In Windows imaging applications, the most used API for scanning is TWAIN www.twain.org.
Unfortunately, the new .NET Framework has no built-in support for TWAIN. So we have to work with the interop methods of .NET to
access this API. This article doesn't explain this interop techniques, and good knowledge of the
TWAIN 1.9 specifications is assumed! The sample code included doesn't present a
finished library, only some essential steps for a minimal TWAIN adaption to .NET applications.
First step was to port the most important parts of TWAIN.H, these are found in TwainDefs.cs. The real logic for
calling TWAIN is coded in the class
Twain, in file TwainLib.cs.. As the TWAIN API is exposed by the Windows
DLL, twain_32.dll, we have to use the .NET
DllImport mechanism for interop with legacy code. This DLL has the
DSM_Entry(), ordinal #1 function exported as the entry point to TWAIN. This call has numerous parameters,
and the last one is of variable type! It was found to be best if we declare multiple variants of the call like:
private static extern TwRC DSMparent(
[In, Out] TwIdentity origin,
TwDG dg, TwDAT dat, TwMSG msg,
ref IntPtr refptr );
Twain class has a simple 5-step interface:
For some sort of 'callbacks', TWAIN uses special Windows messages, and these must be caught from the application-message-loop.
In .NET, the only way found was
IMessageFilter.PreFilterMessage(), and this filter has to be activated with a call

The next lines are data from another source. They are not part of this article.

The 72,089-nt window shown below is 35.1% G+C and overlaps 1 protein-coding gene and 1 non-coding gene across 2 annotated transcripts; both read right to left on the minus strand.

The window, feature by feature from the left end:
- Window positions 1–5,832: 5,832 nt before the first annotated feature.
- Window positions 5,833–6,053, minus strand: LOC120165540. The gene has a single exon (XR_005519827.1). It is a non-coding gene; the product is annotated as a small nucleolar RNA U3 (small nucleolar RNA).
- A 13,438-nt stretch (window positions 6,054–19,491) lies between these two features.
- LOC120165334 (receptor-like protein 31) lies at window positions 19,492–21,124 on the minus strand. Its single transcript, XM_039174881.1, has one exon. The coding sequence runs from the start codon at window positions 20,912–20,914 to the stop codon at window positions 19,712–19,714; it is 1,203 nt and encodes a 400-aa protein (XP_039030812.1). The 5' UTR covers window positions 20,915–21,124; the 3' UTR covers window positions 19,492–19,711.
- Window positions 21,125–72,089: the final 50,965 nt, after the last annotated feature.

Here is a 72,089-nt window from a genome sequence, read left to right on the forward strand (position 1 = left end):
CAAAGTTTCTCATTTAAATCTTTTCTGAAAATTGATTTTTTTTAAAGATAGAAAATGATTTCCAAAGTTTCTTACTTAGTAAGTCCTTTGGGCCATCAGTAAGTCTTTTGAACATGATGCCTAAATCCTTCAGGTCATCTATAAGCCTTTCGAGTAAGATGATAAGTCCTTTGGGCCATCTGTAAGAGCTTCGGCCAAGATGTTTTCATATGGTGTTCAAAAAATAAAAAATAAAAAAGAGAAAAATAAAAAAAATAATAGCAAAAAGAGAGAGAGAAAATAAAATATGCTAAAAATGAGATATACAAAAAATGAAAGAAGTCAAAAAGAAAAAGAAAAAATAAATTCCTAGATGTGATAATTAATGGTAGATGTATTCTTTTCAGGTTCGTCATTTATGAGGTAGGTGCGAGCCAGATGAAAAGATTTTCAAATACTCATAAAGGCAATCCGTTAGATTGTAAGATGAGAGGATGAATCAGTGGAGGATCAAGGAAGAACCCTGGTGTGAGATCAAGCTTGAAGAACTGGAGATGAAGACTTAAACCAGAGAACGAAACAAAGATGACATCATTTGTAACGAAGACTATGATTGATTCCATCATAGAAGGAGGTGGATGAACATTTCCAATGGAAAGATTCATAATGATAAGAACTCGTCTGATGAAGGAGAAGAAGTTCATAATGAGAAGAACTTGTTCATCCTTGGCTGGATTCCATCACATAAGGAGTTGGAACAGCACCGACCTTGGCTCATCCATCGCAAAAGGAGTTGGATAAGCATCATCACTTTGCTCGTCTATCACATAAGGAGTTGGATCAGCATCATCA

Application.AddMessageFilter(). Within the filter method, we have to forward each message to
Twain.PassMessage(), and we get a hint (
enum TwainCommand) back for how we have to react.
The sample is a Windows Forms MDI-style application. It has the two TWAIN-related menu items Select Source... and
Acquire... Once an image is scanned in, we can save it to a file in any of the GDI+ supported file formats (BMP, GIF,
All code was only tested on Windows 2000SP2, with an Epson Perfection USB scanner and an Olympus digital photo camera. The
scanned picture is (by TWAIN spec) a Windows DIB, and the sample code has VERY little checking against error return codes and
bitmap formats. Unfortunately, no direct method is available in .NET to convert a DIB to the managed Bitmap class... Some known
problems may show up with color palettes and menus.
Note, TWAIN has it's root in 16-Bit Windows! For a more modern API supported on Windows ME/XP, have a look at
Windows Image Acquisition (WIA).